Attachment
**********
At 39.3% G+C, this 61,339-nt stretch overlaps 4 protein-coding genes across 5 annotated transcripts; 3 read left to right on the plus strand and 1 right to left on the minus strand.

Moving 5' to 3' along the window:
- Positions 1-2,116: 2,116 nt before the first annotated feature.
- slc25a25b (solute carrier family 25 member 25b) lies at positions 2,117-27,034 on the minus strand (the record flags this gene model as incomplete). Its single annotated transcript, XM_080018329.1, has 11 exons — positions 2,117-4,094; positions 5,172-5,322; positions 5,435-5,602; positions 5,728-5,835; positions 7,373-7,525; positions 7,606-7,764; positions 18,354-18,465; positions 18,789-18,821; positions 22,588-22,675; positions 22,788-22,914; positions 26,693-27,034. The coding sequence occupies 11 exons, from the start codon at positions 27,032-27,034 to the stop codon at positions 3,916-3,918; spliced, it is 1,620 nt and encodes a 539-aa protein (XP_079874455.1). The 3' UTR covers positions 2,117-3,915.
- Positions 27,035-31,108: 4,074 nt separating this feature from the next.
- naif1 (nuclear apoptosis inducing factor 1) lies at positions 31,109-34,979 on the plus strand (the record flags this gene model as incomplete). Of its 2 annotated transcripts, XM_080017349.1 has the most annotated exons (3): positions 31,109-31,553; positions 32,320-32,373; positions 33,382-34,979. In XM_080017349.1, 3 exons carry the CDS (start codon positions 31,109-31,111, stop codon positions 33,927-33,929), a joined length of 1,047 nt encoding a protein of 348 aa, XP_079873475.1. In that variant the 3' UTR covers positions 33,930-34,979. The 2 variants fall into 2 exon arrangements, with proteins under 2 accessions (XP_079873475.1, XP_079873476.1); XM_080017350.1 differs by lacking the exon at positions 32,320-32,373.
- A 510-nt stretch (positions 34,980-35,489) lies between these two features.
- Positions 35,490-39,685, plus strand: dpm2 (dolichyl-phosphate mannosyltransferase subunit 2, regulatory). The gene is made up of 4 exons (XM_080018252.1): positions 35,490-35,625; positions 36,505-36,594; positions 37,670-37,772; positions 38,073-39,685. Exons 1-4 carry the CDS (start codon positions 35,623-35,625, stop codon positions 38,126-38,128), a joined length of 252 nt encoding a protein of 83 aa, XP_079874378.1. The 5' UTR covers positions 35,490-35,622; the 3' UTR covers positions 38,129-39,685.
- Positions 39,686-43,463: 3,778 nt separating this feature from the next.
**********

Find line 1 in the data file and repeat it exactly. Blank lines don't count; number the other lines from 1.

At 39.3% G+C, this 61,339-nt stretch overlaps 4 protein-coding genes across 5 annotated transcripts; 3 read left to right on the plus strand and 1 right to left on the minus strand.